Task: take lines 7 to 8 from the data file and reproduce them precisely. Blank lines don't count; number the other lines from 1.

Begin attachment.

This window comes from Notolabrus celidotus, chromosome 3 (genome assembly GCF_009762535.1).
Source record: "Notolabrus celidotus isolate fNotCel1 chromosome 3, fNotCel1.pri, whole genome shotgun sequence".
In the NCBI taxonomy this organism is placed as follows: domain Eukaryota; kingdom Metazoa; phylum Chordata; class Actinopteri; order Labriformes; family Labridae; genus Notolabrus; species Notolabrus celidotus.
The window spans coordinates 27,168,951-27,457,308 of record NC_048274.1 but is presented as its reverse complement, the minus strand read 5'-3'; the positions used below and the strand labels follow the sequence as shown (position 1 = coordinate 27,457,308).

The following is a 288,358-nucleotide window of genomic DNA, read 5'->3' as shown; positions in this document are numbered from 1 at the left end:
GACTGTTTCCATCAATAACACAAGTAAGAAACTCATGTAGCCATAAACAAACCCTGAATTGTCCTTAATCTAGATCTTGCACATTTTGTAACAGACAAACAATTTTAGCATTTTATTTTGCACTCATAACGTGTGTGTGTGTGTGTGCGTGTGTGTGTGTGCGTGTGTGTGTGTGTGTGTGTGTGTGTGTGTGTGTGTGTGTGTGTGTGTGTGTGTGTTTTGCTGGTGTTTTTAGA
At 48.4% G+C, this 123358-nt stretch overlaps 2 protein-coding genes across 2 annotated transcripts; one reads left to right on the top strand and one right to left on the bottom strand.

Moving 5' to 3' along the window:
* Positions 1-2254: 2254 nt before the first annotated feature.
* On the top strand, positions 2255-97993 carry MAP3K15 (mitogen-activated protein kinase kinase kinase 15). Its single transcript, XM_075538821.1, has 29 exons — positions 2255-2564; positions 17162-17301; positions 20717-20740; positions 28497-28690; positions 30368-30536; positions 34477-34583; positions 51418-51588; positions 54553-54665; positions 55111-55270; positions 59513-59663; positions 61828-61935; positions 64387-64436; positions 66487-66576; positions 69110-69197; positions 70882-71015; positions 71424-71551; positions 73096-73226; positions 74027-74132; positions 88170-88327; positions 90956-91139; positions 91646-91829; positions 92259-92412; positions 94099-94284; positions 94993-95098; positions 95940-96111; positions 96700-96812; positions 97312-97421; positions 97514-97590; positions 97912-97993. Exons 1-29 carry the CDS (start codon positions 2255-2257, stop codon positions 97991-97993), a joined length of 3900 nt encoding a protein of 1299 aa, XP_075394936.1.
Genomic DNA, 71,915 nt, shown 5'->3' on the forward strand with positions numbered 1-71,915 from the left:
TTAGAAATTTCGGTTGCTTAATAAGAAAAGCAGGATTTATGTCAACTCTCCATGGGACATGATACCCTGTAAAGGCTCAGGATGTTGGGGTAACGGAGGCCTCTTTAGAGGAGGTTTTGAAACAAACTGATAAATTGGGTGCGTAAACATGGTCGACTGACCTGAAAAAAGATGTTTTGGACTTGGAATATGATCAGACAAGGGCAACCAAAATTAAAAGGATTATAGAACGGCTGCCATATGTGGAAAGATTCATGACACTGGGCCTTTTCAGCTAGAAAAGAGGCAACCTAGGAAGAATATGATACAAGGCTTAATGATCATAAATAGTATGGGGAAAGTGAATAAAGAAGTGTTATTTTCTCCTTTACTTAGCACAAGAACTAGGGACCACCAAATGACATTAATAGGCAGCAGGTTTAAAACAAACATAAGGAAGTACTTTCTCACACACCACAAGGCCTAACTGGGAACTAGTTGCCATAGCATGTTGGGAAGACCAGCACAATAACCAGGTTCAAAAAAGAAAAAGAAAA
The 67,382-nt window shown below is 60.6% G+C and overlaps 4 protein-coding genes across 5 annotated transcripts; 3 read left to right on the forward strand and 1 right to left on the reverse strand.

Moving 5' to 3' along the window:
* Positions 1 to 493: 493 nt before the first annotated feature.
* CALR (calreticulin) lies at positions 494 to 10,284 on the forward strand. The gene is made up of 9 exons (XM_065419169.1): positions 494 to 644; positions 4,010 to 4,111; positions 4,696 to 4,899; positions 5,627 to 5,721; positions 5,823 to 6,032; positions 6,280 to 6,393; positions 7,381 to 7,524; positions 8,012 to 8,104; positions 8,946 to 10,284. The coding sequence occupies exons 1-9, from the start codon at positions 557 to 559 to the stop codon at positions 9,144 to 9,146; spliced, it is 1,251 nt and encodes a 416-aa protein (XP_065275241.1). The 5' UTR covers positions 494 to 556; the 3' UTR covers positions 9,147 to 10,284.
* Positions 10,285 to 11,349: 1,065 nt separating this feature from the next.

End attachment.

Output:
At 48.4% G+C, this 123358-nt stretch overlaps 2 protein-coding genes across 2 annotated transcripts; one reads left to right on the top strand and one right to left on the bottom strand.

Moving 5' to 3' along the window: